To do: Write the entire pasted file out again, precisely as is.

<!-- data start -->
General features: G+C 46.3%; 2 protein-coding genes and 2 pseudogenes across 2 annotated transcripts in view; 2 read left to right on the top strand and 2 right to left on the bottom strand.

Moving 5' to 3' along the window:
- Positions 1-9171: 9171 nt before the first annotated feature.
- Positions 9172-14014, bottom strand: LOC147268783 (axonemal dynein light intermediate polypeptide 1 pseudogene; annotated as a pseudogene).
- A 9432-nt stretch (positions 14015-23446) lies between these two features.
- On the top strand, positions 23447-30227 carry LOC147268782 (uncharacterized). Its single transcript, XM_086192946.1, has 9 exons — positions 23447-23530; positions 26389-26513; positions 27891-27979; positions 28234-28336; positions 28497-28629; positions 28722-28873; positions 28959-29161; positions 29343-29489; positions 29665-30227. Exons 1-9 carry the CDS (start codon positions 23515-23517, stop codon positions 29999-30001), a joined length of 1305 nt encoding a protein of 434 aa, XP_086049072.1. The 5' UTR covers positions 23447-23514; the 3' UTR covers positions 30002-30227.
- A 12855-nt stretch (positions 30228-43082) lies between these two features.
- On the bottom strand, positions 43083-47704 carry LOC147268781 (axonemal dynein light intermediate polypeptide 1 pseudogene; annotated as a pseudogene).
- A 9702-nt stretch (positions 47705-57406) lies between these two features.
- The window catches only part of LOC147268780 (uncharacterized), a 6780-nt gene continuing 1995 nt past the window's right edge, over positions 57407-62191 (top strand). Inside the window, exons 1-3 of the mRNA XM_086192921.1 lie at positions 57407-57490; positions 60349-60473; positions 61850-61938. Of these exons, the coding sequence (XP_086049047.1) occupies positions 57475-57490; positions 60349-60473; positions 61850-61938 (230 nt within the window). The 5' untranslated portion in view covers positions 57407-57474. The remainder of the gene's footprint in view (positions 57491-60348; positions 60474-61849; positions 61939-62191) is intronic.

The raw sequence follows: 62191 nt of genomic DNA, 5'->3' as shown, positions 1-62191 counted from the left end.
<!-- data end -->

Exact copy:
General features: G+C 46.3%; 2 protein-coding genes and 2 pseudogenes across 2 annotated transcripts in view; 2 read left to right on the top strand and 2 right to left on the bottom strand.

Moving 5' to 3' along the window:
- Positions 1-9171: 9171 nt before the first annotated feature.
- Positions 9172-14014, bottom strand: LOC147268783 (axonemal dynein light intermediate polypeptide 1 pseudogene; annotated as a pseudogene).
- A 9432-nt stretch (positions 14015-23446) lies between these two features.
- On the top strand, positions 23447-30227 carry LOC147268782 (uncharacterized). Its single transcript, XM_086192946.1, has 9 exons — positions 23447-23530; positions 26389-26513; positions 27891-27979; positions 28234-28336; positions 28497-28629; positions 28722-28873; positions 28959-29161; positions 29343-29489; positions 29665-30227. Exons 1-9 carry the CDS (start codon positions 23515-23517, stop codon positions 29999-30001), a joined length of 1305 nt encoding a protein of 434 aa, XP_086049072.1. The 5' UTR covers positions 23447-23514; the 3' UTR covers positions 30002-30227.
- A 12855-nt stretch (positions 30228-43082) lies between these two features.
- On the bottom strand, positions 43083-47704 carry LOC147268781 (axonemal dynein light intermediate polypeptide 1 pseudogene; annotated as a pseudogene).
- A 9702-nt stretch (positions 47705-57406) lies between these two features.
- The window catches only part of LOC147268780 (uncharacterized), a 6780-nt gene continuing 1995 nt past the window's right edge, over positions 57407-62191 (top strand). Inside the window, exons 1-3 of the mRNA XM_086192921.1 lie at positions 57407-57490; positions 60349-60473; positions 61850-61938. Of these exons, the coding sequence (XP_086049047.1) occupies positions 57475-57490; positions 60349-60473; positions 61850-61938 (230 nt within the window). The 5' untranslated portion in view covers positions 57407-57474. The remainder of the gene's footprint in view (positions 57491-60348; positions 60474-61849; positions 61939-62191) is intronic.

The raw sequence follows: 62191 nt of genomic DNA, 5'->3' as shown, positions 1-62191 counted from the left end.